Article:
1. ITV Report

Delivery of babies set to resume at South Tyneside hospital

Births will resume for at least three months Photo: ITV

South Tyneside NHS Foundation Trust has confirmed that the delivery of babies at South Tyneside District Hospital is planned to resume from Monday 22 January 2018, for a guaranteed three months.

Births have been temporarily suspended at the hospital since the 4 December 2017 and this was following the temporary suspension of the Special Care Baby Unit (SCBU) service on 30 November 2017 due to acute staffing pressures within SCBU.

Healthcare leaders suspended births at the hospital while the SCBU service was unavailable due to staffing shortages. They say the decision was taken to ensure ongoing safe care for pregnant women and babies. ‎ Local pregnant women should contact their midwives in the usual way to discuss their birthing plans. In recent weeks, the Trust has already been in touch with women who are due to deliver up until the 22 January and any women who are due to deliver soon and have immediate queries can call the Trust’s midwife-led telephone advice service which is available 24/7 on 0191 2024190.

Healthcare leaders are keen to emphasise that the SCBU service still remains very fragile due to staffing pressures and the situation will continue to be monitored closely on a daily basis as work progresses to bolster the staffing position.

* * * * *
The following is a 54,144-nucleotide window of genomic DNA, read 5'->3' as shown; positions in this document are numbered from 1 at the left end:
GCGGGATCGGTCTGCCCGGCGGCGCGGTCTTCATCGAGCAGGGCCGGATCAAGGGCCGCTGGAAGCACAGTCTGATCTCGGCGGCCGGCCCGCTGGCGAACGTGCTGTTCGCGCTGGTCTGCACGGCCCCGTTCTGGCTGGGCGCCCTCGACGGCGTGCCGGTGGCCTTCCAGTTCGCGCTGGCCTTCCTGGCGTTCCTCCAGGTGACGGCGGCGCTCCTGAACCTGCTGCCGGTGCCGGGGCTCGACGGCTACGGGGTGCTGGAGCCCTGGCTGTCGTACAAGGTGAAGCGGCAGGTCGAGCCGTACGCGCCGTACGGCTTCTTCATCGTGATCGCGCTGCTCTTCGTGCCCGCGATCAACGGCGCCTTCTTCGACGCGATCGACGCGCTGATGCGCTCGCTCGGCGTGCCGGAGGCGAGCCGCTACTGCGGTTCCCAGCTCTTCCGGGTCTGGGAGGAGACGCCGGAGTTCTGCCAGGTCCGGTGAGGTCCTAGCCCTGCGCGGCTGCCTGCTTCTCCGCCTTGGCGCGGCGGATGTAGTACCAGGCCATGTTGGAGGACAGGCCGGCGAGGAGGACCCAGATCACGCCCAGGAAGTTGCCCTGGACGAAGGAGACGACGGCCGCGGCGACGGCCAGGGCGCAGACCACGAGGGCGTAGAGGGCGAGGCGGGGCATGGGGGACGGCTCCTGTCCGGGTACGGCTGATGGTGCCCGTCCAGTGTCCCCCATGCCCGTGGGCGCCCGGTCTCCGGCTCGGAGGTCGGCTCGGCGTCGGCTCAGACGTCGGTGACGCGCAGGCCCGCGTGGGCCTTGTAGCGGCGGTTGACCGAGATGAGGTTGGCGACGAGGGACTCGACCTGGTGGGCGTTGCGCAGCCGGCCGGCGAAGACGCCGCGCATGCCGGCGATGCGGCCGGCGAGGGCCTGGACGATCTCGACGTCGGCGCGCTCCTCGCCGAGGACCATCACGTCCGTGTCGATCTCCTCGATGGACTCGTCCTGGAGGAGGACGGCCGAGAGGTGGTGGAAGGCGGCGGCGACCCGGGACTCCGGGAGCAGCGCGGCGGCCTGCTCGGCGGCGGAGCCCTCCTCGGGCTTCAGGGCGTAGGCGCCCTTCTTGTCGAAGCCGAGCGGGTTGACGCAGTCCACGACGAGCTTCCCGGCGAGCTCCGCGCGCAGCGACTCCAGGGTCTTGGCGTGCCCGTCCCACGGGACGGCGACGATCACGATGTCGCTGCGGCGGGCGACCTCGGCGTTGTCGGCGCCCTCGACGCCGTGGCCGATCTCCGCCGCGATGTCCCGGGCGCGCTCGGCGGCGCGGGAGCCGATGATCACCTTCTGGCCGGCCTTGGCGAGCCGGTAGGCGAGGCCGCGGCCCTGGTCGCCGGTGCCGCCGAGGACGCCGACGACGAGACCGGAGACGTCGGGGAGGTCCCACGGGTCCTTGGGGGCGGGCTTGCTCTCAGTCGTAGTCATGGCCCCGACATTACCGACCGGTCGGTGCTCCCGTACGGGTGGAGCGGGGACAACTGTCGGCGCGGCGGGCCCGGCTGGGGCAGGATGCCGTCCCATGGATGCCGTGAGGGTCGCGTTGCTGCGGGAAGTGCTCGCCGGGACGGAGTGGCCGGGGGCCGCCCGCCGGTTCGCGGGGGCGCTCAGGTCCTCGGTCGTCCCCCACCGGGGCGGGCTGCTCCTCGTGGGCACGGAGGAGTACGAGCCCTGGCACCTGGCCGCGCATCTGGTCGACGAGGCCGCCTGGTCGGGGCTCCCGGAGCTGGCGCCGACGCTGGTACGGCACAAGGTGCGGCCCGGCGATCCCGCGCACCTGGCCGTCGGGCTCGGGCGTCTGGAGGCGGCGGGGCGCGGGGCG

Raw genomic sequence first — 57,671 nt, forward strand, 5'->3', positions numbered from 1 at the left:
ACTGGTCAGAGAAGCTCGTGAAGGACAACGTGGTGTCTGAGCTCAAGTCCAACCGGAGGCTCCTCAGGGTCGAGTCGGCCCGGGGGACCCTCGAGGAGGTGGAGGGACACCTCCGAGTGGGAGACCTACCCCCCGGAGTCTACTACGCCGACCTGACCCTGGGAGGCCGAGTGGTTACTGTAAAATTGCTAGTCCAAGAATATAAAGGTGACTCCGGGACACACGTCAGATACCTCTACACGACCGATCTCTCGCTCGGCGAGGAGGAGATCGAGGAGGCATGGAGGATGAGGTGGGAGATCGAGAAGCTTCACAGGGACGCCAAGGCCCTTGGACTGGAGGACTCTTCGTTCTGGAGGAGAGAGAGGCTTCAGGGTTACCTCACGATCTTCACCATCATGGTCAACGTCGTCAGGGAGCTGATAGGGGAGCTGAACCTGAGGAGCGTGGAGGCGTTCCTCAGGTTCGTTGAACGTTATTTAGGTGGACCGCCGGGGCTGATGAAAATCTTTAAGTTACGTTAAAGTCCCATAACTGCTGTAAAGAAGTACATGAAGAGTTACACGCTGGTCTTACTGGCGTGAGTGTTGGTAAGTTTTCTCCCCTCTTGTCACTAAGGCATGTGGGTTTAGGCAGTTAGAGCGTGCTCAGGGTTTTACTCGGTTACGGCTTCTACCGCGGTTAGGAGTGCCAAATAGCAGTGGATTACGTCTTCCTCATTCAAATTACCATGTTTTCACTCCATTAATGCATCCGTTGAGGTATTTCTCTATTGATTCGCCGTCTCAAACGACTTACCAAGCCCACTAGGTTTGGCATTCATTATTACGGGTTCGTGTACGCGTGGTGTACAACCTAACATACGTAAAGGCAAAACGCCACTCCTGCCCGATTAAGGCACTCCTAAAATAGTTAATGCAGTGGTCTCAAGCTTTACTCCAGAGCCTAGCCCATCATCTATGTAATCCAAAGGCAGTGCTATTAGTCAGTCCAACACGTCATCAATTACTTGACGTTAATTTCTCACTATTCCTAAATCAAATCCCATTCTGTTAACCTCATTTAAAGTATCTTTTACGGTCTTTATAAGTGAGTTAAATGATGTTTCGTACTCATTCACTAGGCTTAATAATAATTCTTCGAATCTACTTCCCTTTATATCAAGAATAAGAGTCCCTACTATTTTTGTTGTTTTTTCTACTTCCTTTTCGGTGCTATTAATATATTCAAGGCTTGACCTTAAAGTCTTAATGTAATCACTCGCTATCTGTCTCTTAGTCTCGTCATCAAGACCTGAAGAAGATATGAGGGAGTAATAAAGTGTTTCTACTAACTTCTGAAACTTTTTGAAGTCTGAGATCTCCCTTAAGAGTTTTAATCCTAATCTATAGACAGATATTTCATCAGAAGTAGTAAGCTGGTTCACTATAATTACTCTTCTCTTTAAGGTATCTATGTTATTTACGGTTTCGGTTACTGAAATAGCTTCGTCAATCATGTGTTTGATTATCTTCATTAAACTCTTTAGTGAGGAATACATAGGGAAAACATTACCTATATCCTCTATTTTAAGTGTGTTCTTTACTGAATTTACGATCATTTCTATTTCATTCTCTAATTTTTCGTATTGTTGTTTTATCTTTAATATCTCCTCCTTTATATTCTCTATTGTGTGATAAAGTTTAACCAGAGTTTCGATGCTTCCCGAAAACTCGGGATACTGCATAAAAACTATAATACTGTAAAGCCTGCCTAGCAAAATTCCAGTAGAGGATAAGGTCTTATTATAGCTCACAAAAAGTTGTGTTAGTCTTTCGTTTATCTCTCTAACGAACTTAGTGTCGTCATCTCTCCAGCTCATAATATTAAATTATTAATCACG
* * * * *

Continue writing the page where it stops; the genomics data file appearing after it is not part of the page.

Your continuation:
The Trust has also thanked NHS colleagues at the region’s neonatal and maternity networks, neighbouring maternity services and the North East Ambulance Service for their help and support during this temporary suspension of services in South Tyneside.

“We are very pleased that we have been able to find a safe solution to the immediate staffing challenges in SCBU and I would like to thank everyone who has been involved in this positive outcome.

“I must stress, however, that the SCBU rota that we have been able to secure is for a three month period only and is once again reliant on the tremendous goodwill of our amazing staff who have pulled out all the stops to get us to this position.

“The safety and wellbeing of the mothers and babies in our care must always come first and we thank patients and staff for their understanding as we have worked through this difficult situation for everybody. We will continue to monitor the position on a daily basis to ensure that we continue to have safe staffing in place in the months ahead.

“We also now look forward to the outcome of the formal consultation process into local maternity services which will allow us to develop a robust, sustainable service in the long-term and help avoid any such crisis situations occurring again.”

– Dr Shahid Wahid, Medical Director at South Tyneside NHS Foundation Trust

The future of local maternity services has recently been consulted on as part of phase one of the Path to Excellence programme. The formal public consultation for this concluded on 15 October 2017 and a decision about the long-term future is expected from NHS South Tyneside CCG and NHS Sunderland CCG in February 2018.